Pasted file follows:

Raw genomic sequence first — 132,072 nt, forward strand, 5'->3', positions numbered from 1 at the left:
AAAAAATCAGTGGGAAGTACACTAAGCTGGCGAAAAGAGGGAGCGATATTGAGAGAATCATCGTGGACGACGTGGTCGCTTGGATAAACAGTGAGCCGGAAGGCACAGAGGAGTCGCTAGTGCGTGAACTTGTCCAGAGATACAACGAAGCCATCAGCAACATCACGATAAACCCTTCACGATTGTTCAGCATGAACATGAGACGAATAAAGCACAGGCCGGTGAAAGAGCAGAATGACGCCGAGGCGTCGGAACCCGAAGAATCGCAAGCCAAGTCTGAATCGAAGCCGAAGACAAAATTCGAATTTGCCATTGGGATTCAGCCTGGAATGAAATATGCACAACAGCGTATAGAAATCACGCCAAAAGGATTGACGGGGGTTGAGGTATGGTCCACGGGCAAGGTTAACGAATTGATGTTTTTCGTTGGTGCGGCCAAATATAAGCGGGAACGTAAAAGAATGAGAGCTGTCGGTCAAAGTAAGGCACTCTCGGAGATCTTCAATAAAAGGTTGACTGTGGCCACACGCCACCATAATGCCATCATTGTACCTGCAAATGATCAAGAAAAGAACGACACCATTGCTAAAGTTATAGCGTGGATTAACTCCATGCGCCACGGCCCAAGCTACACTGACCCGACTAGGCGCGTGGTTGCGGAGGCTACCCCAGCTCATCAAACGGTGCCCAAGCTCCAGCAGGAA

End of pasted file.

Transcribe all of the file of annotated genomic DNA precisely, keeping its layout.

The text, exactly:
Raw genomic sequence first — 132,072 nt, forward strand, 5'->3', positions numbered from 1 at the left:
AAAAAATCAGTGGGAAGTACACTAAGCTGGCGAAAAGAGGGAGCGATATTGAGAGAATCATCGTGGACGACGTGGTCGCTTGGATAAACAGTGAGCCGGAAGGCACAGAGGAGTCGCTAGTGCGTGAACTTGTCCAGAGATACAACGAAGCCATCAGCAACATCACGATAAACCCTTCACGATTGTTCAGCATGAACATGAGACGAATAAAGCACAGGCCGGTGAAAGAGCAGAATGACGCCGAGGCGTCGGAACCCGAAGAATCGCAAGCCAAGTCTGAATCGAAGCCGAAGACAAAATTCGAATTTGCCATTGGGATTCAGCCTGGAATGAAATATGCACAACAGCGTATAGAAATCACGCCAAAAGGATTGACGGGGGTTGAGGTATGGTCCACGGGCAAGGTTAACGAATTGATGTTTTTCGTTGGTGCGGCCAAATATAAGCGGGAACGTAAAAGAATGAGAGCTGTCGGTCAAAGTAAGGCACTCTCGGAGATCTTCAATAAAAGGTTGACTGTGGCCACACGCCACCATAATGCCATCATTGTACCTGCAAATGATCAAGAAAAGAACGACACCATTGCTAAAGTTATAGCGTGGATTAACTCCATGCGCCACGGCCCAAGCTACACTGACCCGACTAGGCGCGTGGTTGCGGAGGCTACCCCAGCTCATCAAACGGTGCCCAAGCTCCAGCAGGAA